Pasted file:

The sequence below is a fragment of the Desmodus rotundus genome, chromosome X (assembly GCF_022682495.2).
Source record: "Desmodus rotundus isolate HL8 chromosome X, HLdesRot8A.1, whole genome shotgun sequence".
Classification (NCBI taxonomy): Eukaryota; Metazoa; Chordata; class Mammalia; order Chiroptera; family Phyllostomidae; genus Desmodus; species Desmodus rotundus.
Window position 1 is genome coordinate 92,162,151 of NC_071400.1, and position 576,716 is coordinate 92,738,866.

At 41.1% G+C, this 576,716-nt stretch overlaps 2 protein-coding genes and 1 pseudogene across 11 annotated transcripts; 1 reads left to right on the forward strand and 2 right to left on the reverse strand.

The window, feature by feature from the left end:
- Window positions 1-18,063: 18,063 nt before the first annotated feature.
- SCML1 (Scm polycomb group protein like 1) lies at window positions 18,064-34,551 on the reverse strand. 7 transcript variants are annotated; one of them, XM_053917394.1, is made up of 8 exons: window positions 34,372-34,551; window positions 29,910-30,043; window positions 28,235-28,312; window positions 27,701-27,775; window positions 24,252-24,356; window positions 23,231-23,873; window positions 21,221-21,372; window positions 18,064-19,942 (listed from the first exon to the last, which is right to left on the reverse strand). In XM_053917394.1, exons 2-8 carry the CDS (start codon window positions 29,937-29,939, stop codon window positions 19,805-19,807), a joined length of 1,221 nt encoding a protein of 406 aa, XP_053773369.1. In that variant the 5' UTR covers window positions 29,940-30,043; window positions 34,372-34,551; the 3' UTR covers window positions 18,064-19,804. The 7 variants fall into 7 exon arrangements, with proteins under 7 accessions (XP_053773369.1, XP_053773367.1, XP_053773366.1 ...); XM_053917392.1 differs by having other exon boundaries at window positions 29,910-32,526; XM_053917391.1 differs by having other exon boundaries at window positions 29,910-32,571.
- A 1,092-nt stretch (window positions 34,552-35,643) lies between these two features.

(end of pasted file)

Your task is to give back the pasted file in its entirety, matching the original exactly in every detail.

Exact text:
The sequence below is a fragment of the Desmodus rotundus genome, chromosome X (assembly GCF_022682495.2).
Source record: "Desmodus rotundus isolate HL8 chromosome X, HLdesRot8A.1, whole genome shotgun sequence".
Classification (NCBI taxonomy): Eukaryota; Metazoa; Chordata; class Mammalia; order Chiroptera; family Phyllostomidae; genus Desmodus; species Desmodus rotundus.
Window position 1 is genome coordinate 92,162,151 of NC_071400.1, and position 576,716 is coordinate 92,738,866.

At 41.1% G+C, this 576,716-nt stretch overlaps 2 protein-coding genes and 1 pseudogene across 11 annotated transcripts; 1 reads left to right on the forward strand and 2 right to left on the reverse strand.

The window, feature by feature from the left end:
- Window positions 1-18,063: 18,063 nt before the first annotated feature.
- SCML1 (Scm polycomb group protein like 1) lies at window positions 18,064-34,551 on the reverse strand. 7 transcript variants are annotated; one of them, XM_053917394.1, is made up of 8 exons: window positions 34,372-34,551; window positions 29,910-30,043; window positions 28,235-28,312; window positions 27,701-27,775; window positions 24,252-24,356; window positions 23,231-23,873; window positions 21,221-21,372; window positions 18,064-19,942 (listed from the first exon to the last, which is right to left on the reverse strand). In XM_053917394.1, exons 2-8 carry the CDS (start codon window positions 29,937-29,939, stop codon window positions 19,805-19,807), a joined length of 1,221 nt encoding a protein of 406 aa, XP_053773369.1. In that variant the 5' UTR covers window positions 29,940-30,043; window positions 34,372-34,551; the 3' UTR covers window positions 18,064-19,804. The 7 variants fall into 7 exon arrangements, with proteins under 7 accessions (XP_053773369.1, XP_053773367.1, XP_053773366.1 ...); XM_053917392.1 differs by having other exon boundaries at window positions 29,910-32,526; XM_053917391.1 differs by having other exon boundaries at window positions 29,910-32,571.
- A 1,092-nt stretch (window positions 34,552-35,643) lies between these two features.